Machine Learning Helps Predict Effects of Stay-At-Home Orders on MS Patients


A model developed through research by Carnegie Mellon University accurately predicts how stay-at-home orders like during COVID-19 affect the mental health of people suffering from chronic neurological disorders. For example, multiple sclerosis.

The researchers gathered data from smartphones and fitness trackers of those with MS before and during the pandemic wave. Furthermore, they used specific passively collected sensor data for building the machine-learning model. It enabled them to predict fatigue, depression, poor quality of sleep, and worsening of symptoms of MS during the stay-at-home period.

The initial question before the pandemic was whether the digital data from fitness trackers and smartphones of MS patients can predict clinical outcomes. By March 2020, the participants of the study were told to stay home, and a change was seen in their daily behavioural patterns. Additionally, the research team realized the collected data can update the effect of the order on MS patients.

Head of SMASH Lab at CMU, Mayank Goel said,

It presented us with an exciting opportunity

If we look at the data points before and during the stay-at-home period, can we identify factors that signal changes in the health of people with MS?

The data collection was done passively over a period of six months. The information collected was, calls on the smartphones of the participants, duration of calls, missed calls, location, and screen activity. Furthermore, the team also collected information on sleep and data count through fitness trackers.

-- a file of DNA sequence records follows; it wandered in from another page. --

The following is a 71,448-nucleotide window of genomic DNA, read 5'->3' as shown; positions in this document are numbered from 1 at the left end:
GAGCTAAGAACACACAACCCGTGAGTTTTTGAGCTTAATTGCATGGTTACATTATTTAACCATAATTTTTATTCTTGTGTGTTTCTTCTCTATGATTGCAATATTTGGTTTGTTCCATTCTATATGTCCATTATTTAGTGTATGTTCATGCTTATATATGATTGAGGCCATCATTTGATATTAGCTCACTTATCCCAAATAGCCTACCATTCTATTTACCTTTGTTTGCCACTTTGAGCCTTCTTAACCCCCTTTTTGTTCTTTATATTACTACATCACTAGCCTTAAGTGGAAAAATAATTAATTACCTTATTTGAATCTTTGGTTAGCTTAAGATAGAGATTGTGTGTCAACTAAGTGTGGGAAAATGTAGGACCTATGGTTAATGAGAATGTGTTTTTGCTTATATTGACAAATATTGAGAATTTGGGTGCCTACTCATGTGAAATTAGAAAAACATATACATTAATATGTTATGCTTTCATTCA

They published the research, “Predicting Multiple Sclerosis Outcomes During the COVID-19 Stay-at-Home Period: Observational Study Using Passively Sensed Behaviors and Digital Phenotyping,” recently the Journal of Medical Internet Research Mental Health.

This work also enabled information policymakers to issue future orders regarding staying at home. Additionally, it can help with other responses during other natural disasters or pandemics.

Goel said,

We were able to capture the change in people’s behaviours and accurately predict clinical outcomes when they are forced to stay at home for prolonged periods

Now that we have a working model, we could evaluate who is at risk for worsening mental health or physical health, inform clinical triage decisions, or shape future public health policies.


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